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The History of Protestantism

by 'James Aitken Wylie'

Book 9 — History of Protestantism From the Diet of Worms, 1521, to the Augsburg Confession, 1530

Chapter 17 — The Marburg Confession

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Further Effects of the Landgrave–Zwingli's Approaches–Luther's Repulse–The Landgrave's Proposal–Articles Drafted by Luther– Signed by Both Parties–Agreement in Doctrine–Only One Point of Difference, namely, the Manner of Christ's Presence in the Sacrament– The Marburg Confession–A Monument of the Real Brotherhood of all Protestants–Bond between Germany and Helvetia–Ends served by it.

YET before seeing the doctors depart, never perhaps to meet each other again, the landgrave asked himself, can nothing more be done to heal the breach? Must this one difference irreconcilably divide the disciples of the Gospel? Agreement on the Eucharist is, it seems, impossible; but is there not besides enough of common ground to permit of a union, of such sort as may lead to united counsels and united action, in the presence of those tremendous dangers which lower equally over Germany and over Switzerland?

"Are we not brethren, whether Luther acknowledge it or not?" was the question which Philip put to himself. "Does not Rome account both of us her enemies? " This is negative proof of brotherhood. Clearly Rome holds us to be brothers. Do not both look for salvation through the same sacrifice of the cross? and do not both bow to the Bible as the supreme authority of what they are to believe? Are not these strong bonds? Those between whom they exist can hardly be said to be twain.

Philip accordingly made another effort. He made the doctors go with him, one by one, into his cabinet. He reasoned, entreated, exhorted; pointed now to the storm that seemed ready to burst, and now to the advantages that union might secure. More from the desire to gratify the landgrave than from any lively hope of achieving union, the two parties agreed again to meet and to confer.

The interview was a most touching one. The circumstances amid which it took place were well fitted to humble pride, and to melt the hearts of men. Hundreds were dying of the plague around them. Charles and the Pope, Ferdinand and the princes, all were whetting their swords, eager to spin the blood alike of Zwinglian and of Lutheran. Only let the emperor be master of the position, and he will not spare Luther because he believes in the real presence, nor Zwingli because he differs on this point from Wittenberg. Both, in the judgment of Charles, are heretics, equally deserving of extermination. What did this mean? If they were hated of all men, surely it was for his name's sake; and was not this a proof that they were his children?

Taught by his instincts of Christian love, Zwingli opened the conference by enunciating a truth which the age was not able to receive. "Let us," said he, "proclaim our union in all things in which we agree; and as for the rest, let us forbear as brothers," [1] adding that never would peace be attained in the Church unless her members were allowed to differ on secondary points.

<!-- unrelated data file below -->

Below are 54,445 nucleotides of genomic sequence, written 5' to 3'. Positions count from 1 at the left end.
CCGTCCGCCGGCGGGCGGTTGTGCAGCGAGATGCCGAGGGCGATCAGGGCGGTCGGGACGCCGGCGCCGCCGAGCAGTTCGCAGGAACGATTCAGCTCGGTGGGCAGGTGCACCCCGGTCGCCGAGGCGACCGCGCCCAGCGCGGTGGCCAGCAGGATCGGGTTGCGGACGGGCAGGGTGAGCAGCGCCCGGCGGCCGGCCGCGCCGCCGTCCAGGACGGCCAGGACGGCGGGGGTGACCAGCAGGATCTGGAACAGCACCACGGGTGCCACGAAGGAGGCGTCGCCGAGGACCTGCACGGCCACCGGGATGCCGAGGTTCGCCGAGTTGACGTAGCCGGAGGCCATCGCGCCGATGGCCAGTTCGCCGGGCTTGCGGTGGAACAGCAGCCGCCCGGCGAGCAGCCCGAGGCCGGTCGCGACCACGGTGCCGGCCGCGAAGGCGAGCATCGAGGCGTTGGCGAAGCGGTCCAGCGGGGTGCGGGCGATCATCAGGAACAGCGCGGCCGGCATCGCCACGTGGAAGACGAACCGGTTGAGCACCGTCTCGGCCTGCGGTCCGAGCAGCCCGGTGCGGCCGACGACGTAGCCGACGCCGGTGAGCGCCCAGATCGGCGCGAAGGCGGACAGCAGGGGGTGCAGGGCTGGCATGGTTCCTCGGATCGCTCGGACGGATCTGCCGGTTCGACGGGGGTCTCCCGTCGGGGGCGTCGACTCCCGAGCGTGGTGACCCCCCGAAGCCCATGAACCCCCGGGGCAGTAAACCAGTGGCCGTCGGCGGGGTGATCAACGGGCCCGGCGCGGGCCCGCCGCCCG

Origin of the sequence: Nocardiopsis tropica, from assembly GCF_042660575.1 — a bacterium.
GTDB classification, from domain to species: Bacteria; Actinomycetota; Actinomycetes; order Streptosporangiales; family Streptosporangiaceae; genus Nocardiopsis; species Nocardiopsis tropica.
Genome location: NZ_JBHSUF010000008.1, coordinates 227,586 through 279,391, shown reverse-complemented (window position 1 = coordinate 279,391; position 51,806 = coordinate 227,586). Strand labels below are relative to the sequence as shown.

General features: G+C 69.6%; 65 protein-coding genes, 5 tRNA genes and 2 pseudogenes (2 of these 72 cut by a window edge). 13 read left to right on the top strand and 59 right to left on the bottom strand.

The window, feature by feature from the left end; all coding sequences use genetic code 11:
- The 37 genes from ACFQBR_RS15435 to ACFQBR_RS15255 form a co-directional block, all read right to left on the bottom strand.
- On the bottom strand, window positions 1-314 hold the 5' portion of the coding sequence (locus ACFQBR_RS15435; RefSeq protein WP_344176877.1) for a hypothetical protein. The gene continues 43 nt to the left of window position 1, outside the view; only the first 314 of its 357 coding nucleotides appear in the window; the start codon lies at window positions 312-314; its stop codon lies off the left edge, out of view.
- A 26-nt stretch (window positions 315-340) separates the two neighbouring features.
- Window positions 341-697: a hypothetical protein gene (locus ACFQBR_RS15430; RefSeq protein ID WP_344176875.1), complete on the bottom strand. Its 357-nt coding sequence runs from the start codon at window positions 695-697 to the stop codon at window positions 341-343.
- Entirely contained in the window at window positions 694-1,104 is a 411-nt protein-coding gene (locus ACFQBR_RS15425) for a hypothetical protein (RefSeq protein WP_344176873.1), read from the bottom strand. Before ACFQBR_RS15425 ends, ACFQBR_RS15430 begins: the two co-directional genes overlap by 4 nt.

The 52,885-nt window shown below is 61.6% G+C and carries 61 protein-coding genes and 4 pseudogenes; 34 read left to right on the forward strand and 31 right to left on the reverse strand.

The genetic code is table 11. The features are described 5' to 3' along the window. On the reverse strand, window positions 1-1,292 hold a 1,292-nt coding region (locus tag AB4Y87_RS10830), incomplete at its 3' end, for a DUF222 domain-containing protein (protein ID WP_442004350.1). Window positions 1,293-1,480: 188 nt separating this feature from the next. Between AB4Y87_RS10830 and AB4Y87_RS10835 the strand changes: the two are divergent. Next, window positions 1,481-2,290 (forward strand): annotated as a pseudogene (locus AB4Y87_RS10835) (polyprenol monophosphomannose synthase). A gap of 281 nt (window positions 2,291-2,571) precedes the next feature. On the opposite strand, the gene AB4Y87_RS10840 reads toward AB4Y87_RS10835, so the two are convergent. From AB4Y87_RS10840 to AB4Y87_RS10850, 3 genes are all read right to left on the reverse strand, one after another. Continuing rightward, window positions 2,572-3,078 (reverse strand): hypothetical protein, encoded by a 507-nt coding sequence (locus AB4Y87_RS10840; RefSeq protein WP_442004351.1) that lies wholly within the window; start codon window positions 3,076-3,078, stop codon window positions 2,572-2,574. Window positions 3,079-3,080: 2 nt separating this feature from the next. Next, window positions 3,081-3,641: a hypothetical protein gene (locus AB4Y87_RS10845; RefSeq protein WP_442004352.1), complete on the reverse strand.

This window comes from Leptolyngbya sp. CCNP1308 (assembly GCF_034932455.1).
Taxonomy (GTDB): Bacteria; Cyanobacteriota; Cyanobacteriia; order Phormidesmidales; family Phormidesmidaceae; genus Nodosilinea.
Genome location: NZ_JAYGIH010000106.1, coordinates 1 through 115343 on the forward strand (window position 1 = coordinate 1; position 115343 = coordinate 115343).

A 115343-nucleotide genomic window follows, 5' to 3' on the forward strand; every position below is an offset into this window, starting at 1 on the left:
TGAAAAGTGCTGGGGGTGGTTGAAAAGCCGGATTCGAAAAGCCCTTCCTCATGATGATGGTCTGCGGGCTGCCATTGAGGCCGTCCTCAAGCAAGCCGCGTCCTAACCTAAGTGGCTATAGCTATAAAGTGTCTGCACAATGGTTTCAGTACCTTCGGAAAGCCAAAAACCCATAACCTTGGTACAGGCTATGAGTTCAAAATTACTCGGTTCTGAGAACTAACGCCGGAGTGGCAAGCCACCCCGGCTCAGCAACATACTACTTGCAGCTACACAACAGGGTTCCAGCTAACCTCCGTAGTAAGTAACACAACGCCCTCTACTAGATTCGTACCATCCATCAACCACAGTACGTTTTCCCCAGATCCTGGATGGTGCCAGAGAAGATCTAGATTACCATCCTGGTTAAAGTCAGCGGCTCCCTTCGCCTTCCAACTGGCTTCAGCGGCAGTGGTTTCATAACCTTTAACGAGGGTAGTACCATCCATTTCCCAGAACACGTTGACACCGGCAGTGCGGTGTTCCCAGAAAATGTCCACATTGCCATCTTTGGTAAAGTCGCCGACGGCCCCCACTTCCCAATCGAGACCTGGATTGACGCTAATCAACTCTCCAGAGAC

The Landgrave Philip, catching at this new idea, and deeming that now at last union had been reached, exclaimed, "Yes, let us unite; let us proclaim our union."

"With none on earth do I more desire to be united than with you," said Zwingli, addressing Luther and his companions. Ecolampadius, Bucer, and Hedio made the same declaration.

This magnanimous avowal was not without its effect. It had evidently touched the hearts of the opposing rank of doctors. Luther's prejudice and obduracy were, it appeared, on the point of being vanquished, and his coldness melted. Zwingli's keen eye discovered this: he burst into tears– tears of joy–seeing himself, as he believed, on the eve of an event that would gladden the hearts of thousands in all the countries of the Reformation, and would strike Rome with terror. He approached: he held out his hand to Luther: he begged him only to pronounce the word "brother." Alas! what a cruel disappointment awaited him. Luther coldly and cuttingly replied, "Your spirit is different from ours." It was indeed different: Zwingli's was catholic, Luther's sectarian.

The Wittenberg theologians consulted together. They all concurred in Luther's resolution. "We," said they to Zwingli and his friends, "hold the belief of Christ's bodily presence in the Lord's Supper to be essential to salvation, and we cannot in conscience regard you as in the communion of the Church." [2]

"In that case," replied Bucer, "it were folly to ask you to recognize us as brethren. But we, though we regard your doctrine as dis-honoring to Christ, now on the right hand of the Father, yet, seeing in all things you depend on him, we acknowledge you as belonging to Christ. We appeal to posterity." [3] This was magnanimous.

The Zwinglians had won a great victory. They had failed to heal the schism, or to induce the Wittenbergers to acknowledge them as brethren; nevertheless, they had reared a noble monument to the catholicity of Christian love.

Their meekness was mightier than Luther's haughtiness. Not only was its power felt in the conference chamber, where it made some converts, but throughout Germany. From this time forward the more spiritual doctrine of the Eucharist began to spread throughout the Lutheran Church. Even Luther bowed his head. The tide in his breast began to turn–to rise. Addressing the Zwinglians, and speaking his last word, he said, "We acknowledge you as friends; we do not consider you as brothers. I offer you the hand of peace and charity." [4]